No, we’re not talking about airlines, we’re talking about restaurants. People in Europe are used to this already, but as an American visiting the UK recently, it was slightly surprising to see different prices for food and drink consumed on premise vs “carry-out”. For example, a muffin at a coffee shop might be £1.70 to go and £1.95 to eat at there. Over a $0.50 difference for a muffin. This is a useful price discrimination mechanism, although one that might not go over well in the US. As usual, instead of positioning it as a price hike, it would be useful to position it as a “to go discount”, like the “early bird special” at a restaurant.
Another restaurant actually had different menus, not just prices, with the to-go menu featuring bundles that could be put together rapidly for hurried commuters. This is another de facto form of price discrimination, which also discourages people who want to take out from ordering items which take a long time to make. This concept is broadly applicable to a lot of service industries, or “goods” industries with a service component.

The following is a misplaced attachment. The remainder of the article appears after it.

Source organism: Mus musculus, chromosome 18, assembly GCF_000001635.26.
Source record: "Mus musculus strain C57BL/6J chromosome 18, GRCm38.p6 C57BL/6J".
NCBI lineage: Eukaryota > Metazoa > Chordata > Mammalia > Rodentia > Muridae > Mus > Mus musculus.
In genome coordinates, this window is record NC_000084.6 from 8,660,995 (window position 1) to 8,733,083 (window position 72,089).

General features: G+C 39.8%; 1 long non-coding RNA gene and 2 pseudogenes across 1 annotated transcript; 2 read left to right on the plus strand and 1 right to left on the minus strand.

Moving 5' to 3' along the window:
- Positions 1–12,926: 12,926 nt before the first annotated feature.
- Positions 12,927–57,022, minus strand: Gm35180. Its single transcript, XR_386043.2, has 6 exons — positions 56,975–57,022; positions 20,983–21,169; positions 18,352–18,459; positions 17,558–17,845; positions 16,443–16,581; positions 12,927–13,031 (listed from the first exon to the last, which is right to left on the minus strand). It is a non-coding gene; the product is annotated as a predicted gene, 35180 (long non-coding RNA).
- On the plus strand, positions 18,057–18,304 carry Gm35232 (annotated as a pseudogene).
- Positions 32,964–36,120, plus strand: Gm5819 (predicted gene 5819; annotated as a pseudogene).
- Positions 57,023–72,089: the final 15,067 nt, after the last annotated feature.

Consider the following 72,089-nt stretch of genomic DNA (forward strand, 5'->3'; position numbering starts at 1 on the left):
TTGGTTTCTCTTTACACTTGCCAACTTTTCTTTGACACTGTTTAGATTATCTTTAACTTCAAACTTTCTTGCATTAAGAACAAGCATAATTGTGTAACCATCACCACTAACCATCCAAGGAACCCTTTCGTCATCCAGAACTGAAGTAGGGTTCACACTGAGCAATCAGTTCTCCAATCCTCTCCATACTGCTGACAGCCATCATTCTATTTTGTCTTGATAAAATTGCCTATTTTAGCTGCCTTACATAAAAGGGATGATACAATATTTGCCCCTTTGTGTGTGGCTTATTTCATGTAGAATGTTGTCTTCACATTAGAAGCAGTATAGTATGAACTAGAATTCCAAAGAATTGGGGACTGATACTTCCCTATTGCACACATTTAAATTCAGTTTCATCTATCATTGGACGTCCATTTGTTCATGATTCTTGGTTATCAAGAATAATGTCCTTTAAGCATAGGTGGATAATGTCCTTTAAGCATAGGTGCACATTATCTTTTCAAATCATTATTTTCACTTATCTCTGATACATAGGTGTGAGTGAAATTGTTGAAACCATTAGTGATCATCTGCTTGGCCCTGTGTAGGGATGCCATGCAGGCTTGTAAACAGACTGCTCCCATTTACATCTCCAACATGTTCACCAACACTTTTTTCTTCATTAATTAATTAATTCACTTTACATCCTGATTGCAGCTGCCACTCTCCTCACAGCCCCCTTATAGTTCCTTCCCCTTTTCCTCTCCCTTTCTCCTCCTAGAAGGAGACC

There are different VAT (value-added tax) rates for eat-in and take out food.
And I know what you mean by costly internet access (The Savoy posting). I was in a hotel in Manchester (UK) last week and it was 10 Euro’s for 2hrs.